Before President Trump left for his Asia tour, there was some chatter about an Indo-Pacific alliance which included the United States, India, Australia, and Japan to contain Chinese influence in the South China Sea, but China does not see any problem with the United States cooperating with other players in the region so long as these relationships contribute to peace and stability in the region, and across the world.

In this regard, China has improved its relations with regional players like South Korea on the DPRK issue, the Philippines and Vietnam on the South China Sea issue, a slow improvement with Japan where there are still major trust issues between the two countries, and continuing to maintain a stable relationship with the United States.

The Asia-Pacific region is a community of countries that share cultural bonds, geopolitical interests, and trade with each other. In fact, most of the world’s trade goes through this region, and most of the world’s natural resources are found in the Asia-Pacific as well which is vital for not only the regional Asian nations, but for U.S interests like freedom of navigation, allowing for Asian countries to settle their own differences by themselves, creating a balance for regional order between the US and China, and maintaining the rule of law.

Nine months into the Trump presidency, North Korea remains high on the totem pole for this administration. Before his visit to Asia, Trump called out China as the key to maximizing pressure and engaging with the DPRK. But this is not just China’s problem, this Washington’s problem, Seoul’s problem, Moscow’s problem, and Tokyo’s problem too.

China alone cannot resolve the DPRK issue, although, a solution like a double freeze could run through Beijing. So far, China has succeeded on putting maximum pressure on Pyongyang by cutting coal exports to North Korea, abiding by UN Security Council resolutions, and agreeing to place more sanctions on the DPRK.

The US and China, along with Russia have also succeeded by working together on implementing the sanctions while at the same time maximizing pressure on the North Koreans to come to the negotiating table. If the Northeast Asian countries along with the United States can maximize pressure and engagement on the DPRK together, it will be a success. Unfortunately for the Clinton Administration, their time ran out on the North Korea negotiations, and when the second Bush came to the presidency, the progress with the DPRK came to an abrupt halt.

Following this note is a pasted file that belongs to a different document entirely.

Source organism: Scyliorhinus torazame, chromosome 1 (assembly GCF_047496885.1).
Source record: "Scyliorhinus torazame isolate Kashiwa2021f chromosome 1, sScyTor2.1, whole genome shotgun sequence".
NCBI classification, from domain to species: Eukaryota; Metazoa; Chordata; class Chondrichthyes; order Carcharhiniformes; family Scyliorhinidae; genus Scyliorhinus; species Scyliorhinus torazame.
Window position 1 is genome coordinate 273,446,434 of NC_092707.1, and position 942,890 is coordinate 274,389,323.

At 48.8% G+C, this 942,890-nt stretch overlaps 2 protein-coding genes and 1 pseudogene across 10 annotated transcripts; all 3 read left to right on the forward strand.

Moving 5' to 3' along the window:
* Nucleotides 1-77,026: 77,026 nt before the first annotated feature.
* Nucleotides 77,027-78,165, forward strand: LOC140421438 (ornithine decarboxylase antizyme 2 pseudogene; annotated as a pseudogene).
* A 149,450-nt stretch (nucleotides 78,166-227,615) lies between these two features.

In order for the Trump Administration to avoid past mistakes, there needs to be a will from his cabinet members to support a direct negotiation with the DPRK and the other parties to resolve Korean peninsula tensions once and for all. Neither China or the U.S want to see instability as it threatens their national interests.

A broader issue in current US -China relations have been President Xi’s use of Socialism with Chinese characteristics and Trump’s motto of America First. Both leaders face different political situations where Xi Jingping is widely popular in China, and President Trump is not so widely popular with very low approval ratings. However, China does not see a vacuum being left over from US leadership, and it does not want to take advantage of US leadership. But instead, China sees an opportunity for more globalization, multilateralism, and engagement with the major economies of the world because China and the world face similar global challenges where there are opportunities for engagement on issues like counterterrorism, the environment, UN peacekeeping, and greater integration.

China is in the process of revitalizing the Chinese nation while the US, at least amongst Trump supporters, is embracing America first. Both Xi and Trump have focused on domestic agendas on rejuvenating their economies, and they want to create a better life for their peoples going forward. Hopefully, the friendly gestures between the two leaders can lead to further cooperation to achieve an ever-lasting peace on US-China relations.


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Vincent Lofaso

Vincent Lofaso

Vincent Lofaso is a recent graduate of Manhattan College with a Political Science major with a focus in international affairs. Most of his research is related on geopolitical and security issues.